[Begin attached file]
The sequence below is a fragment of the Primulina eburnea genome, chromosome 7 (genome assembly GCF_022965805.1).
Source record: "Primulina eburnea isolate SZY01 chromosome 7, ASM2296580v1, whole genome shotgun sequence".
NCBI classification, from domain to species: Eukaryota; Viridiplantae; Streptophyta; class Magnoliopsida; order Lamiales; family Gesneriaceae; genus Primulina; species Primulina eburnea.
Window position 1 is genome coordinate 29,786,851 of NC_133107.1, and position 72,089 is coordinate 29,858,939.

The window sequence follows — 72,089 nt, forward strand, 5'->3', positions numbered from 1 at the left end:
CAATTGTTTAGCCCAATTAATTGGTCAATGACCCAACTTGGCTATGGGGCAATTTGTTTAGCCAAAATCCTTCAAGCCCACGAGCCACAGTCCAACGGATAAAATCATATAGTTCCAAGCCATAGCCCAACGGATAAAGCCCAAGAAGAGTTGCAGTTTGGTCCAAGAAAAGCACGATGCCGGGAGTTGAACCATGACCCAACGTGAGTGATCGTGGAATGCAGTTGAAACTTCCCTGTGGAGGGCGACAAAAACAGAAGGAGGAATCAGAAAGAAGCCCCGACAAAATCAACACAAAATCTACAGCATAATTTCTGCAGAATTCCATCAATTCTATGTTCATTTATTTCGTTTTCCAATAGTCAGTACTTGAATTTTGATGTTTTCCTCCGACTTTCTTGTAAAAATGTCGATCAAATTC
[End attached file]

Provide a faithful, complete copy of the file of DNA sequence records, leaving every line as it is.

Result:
The sequence below is a fragment of the Primulina eburnea genome, chromosome 7 (genome assembly GCF_022965805.1).
Source record: "Primulina eburnea isolate SZY01 chromosome 7, ASM2296580v1, whole genome shotgun sequence".
NCBI classification, from domain to species: Eukaryota; Viridiplantae; Streptophyta; class Magnoliopsida; order Lamiales; family Gesneriaceae; genus Primulina; species Primulina eburnea.
Window position 1 is genome coordinate 29,786,851 of NC_133107.1, and position 72,089 is coordinate 29,858,939.

The window sequence follows — 72,089 nt, forward strand, 5'->3', positions numbered from 1 at the left end:
CAATTGTTTAGCCCAATTAATTGGTCAATGACCCAACTTGGCTATGGGGCAATTTGTTTAGCCAAAATCCTTCAAGCCCACGAGCCACAGTCCAACGGATAAAATCATATAGTTCCAAGCCATAGCCCAACGGATAAAGCCCAAGAAGAGTTGCAGTTTGGTCCAAGAAAAGCACGATGCCGGGAGTTGAACCATGACCCAACGTGAGTGATCGTGGAATGCAGTTGAAACTTCCCTGTGGAGGGCGACAAAAACAGAAGGAGGAATCAGAAAGAAGCCCCGACAAAATCAACACAAAATCTACAGCATAATTTCTGCAGAATTCCATCAATTCTATGTTCATTTATTTCGTTTTCCAATAGTCAGTACTTGAATTTTGATGTTTTCCTCCGACTTTCTTGTAAAAATGTCGATCAAATTC